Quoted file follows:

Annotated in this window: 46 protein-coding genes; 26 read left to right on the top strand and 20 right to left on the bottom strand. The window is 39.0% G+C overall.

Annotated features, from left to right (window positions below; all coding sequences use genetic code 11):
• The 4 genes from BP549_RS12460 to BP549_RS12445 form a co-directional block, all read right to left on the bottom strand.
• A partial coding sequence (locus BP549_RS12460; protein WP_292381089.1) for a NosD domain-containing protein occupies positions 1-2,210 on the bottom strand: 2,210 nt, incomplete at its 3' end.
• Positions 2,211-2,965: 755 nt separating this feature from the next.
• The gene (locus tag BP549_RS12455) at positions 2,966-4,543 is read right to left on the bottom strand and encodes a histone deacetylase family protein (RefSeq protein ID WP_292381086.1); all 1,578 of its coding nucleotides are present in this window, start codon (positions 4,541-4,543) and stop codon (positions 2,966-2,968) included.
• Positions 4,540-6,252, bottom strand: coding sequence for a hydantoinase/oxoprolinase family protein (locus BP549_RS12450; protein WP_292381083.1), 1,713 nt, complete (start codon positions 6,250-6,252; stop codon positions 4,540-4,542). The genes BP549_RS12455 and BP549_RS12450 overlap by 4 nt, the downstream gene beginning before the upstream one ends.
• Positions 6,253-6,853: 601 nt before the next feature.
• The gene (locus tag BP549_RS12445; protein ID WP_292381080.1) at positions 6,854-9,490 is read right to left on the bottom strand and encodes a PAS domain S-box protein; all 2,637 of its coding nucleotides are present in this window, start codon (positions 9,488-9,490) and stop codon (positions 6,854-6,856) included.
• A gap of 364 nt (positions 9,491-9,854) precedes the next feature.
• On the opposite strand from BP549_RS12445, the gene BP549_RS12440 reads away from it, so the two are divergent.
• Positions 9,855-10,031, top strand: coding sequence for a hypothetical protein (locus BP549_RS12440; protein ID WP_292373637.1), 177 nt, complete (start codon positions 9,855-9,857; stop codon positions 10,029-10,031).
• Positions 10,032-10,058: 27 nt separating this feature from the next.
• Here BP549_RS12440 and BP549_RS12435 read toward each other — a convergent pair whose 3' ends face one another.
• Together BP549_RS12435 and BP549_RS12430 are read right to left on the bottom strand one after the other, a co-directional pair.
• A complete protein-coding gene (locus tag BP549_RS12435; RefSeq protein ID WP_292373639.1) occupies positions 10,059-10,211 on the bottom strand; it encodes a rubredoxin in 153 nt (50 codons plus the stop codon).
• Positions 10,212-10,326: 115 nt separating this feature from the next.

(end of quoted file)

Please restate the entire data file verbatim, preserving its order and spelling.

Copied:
Annotated in this window: 46 protein-coding genes; 26 read left to right on the top strand and 20 right to left on the bottom strand. The window is 39.0% G+C overall.

Annotated features, from left to right (window positions below; all coding sequences use genetic code 11):
• The 4 genes from BP549_RS12460 to BP549_RS12445 form a co-directional block, all read right to left on the bottom strand.
• A partial coding sequence (locus BP549_RS12460; protein WP_292381089.1) for a NosD domain-containing protein occupies positions 1-2,210 on the bottom strand: 2,210 nt, incomplete at its 3' end.
• Positions 2,211-2,965: 755 nt separating this feature from the next.
• The gene (locus tag BP549_RS12455) at positions 2,966-4,543 is read right to left on the bottom strand and encodes a histone deacetylase family protein (RefSeq protein ID WP_292381086.1); all 1,578 of its coding nucleotides are present in this window, start codon (positions 4,541-4,543) and stop codon (positions 2,966-2,968) included.
• Positions 4,540-6,252, bottom strand: coding sequence for a hydantoinase/oxoprolinase family protein (locus BP549_RS12450; protein WP_292381083.1), 1,713 nt, complete (start codon positions 6,250-6,252; stop codon positions 4,540-4,542). The genes BP549_RS12455 and BP549_RS12450 overlap by 4 nt, the downstream gene beginning before the upstream one ends.
• Positions 6,253-6,853: 601 nt before the next feature.
• The gene (locus tag BP549_RS12445; protein ID WP_292381080.1) at positions 6,854-9,490 is read right to left on the bottom strand and encodes a PAS domain S-box protein; all 2,637 of its coding nucleotides are present in this window, start codon (positions 9,488-9,490) and stop codon (positions 6,854-6,856) included.
• A gap of 364 nt (positions 9,491-9,854) precedes the next feature.
• On the opposite strand from BP549_RS12445, the gene BP549_RS12440 reads away from it, so the two are divergent.
• Positions 9,855-10,031, top strand: coding sequence for a hypothetical protein (locus BP549_RS12440; protein ID WP_292373637.1), 177 nt, complete (start codon positions 9,855-9,857; stop codon positions 10,029-10,031).
• Positions 10,032-10,058: 27 nt separating this feature from the next.
• Here BP549_RS12440 and BP549_RS12435 read toward each other — a convergent pair whose 3' ends face one another.
• Together BP549_RS12435 and BP549_RS12430 are read right to left on the bottom strand one after the other, a co-directional pair.
• A complete protein-coding gene (locus tag BP549_RS12435; RefSeq protein ID WP_292373639.1) occupies positions 10,059-10,211 on the bottom strand; it encodes a rubredoxin in 153 nt (50 codons plus the stop codon).
• Positions 10,212-10,326: 115 nt separating this feature from the next.